Plugging the device into your computer and logging into your account gives you more detailed information, including the distance you've traveled and total activity time, as well as how your daily activity compares with your activity in previous days, and how it compares with the average person in the Nike+ community.
Value of Information: 4/10
NikeFuel points are a nice way to compare your day's activity with other people's, but Nike does not explain how they are calculated (besides to say that more movement equals more points), and so they have little meaning outside the Nike+ world.
The default setting is 2,000 Fuel points for a normal day, 3,000 for an active day, and 5,000 for a high-energy day. But Nike does not tell you how much activity you need to "be healthy." This may leave you wondering exactly what the goal should be: Can you get by with a Fuel point goal lower than the average, and still improve your health? (For comparison, the Withings Pulse tells users that the World Health Organization recommends 150 minutes of activity per week.)
It does require a fair bit of activity to reach 2,000 Fuel points. (On my first day of using the device, about 5,000 steps got me only halfway there.)
The FuelBand has an accelerometer to track movement, and so there are ways to "trick" the device. For instance, raising your arms above your head 10 times will give you the same number of Fuel points as doing 10 jumping jacks. Also, the device does not award you for physical activity in which your wrist remains still, as it would during a pushup. In contrast, you'll a get a small number of points for driving a car.
The device does not track sleep, so if you're interested in this measurement, you might be better off with a device that does (such as the Fitbit Flex, Up, or Pulse).
The Fuelband also has a clock, which is something the other activity trackers lack. However, the clock does not automatically change when you move into a different time zone.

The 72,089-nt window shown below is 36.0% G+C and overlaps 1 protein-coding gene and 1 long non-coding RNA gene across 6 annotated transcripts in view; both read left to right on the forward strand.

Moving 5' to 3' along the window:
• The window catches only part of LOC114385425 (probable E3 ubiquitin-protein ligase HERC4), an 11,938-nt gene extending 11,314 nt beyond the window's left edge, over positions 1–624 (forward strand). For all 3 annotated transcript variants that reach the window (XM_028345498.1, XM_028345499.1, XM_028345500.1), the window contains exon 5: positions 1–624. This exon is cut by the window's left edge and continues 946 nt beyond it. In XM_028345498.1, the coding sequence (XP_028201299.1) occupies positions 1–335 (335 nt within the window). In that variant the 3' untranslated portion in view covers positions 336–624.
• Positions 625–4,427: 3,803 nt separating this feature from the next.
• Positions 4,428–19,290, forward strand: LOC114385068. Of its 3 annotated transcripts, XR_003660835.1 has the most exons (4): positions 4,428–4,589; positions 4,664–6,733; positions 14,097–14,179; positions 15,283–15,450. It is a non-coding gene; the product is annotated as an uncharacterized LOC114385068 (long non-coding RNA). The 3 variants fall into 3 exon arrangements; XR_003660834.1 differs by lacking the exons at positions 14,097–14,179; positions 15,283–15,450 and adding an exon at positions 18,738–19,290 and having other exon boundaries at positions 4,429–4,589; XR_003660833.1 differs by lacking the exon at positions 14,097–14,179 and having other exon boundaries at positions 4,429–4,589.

There's no denying, the FuelBand was designed to motivate you to move. The device screen starts up with a "GO!" to get you moving, and displays a "GOAL" when you've reached you’re your daily goal.
Completing a new record will send a message to your Nike+ account, where you can watch a cute animation of NikeFuel character performing a celebratory dance. And notifications on your account will pop up, asking you to commit to completing a new goal, or "raise the bar" on your current activity.
The app can also track how many times a week you meet a goal, providing even more motivation to keep up the good work.
Editor’s Note: In February 2015, we changed the rating system we use in our fitness tracker reviews from a 5-star system to a 10-point system. Not all of our ratings were a straight conversion (i.e. 2/5 stars = 4/10 points). Instead, we adjusted some of them in order to give our readers a better idea of how these devices perform in relation to each other.
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Rachael is a Live Science contributor, and was a former channel editor and senior writer for Live Science between 2010 and 2022. She has a master's degree in journalism from New York University's Science, Health and Environmental Reporting Program. She also holds a B.S. in molecular biology and an M.S. in biology from the University of California, San Diego. Her work has appeared in Scienceline, The Washington Post and Scientific American.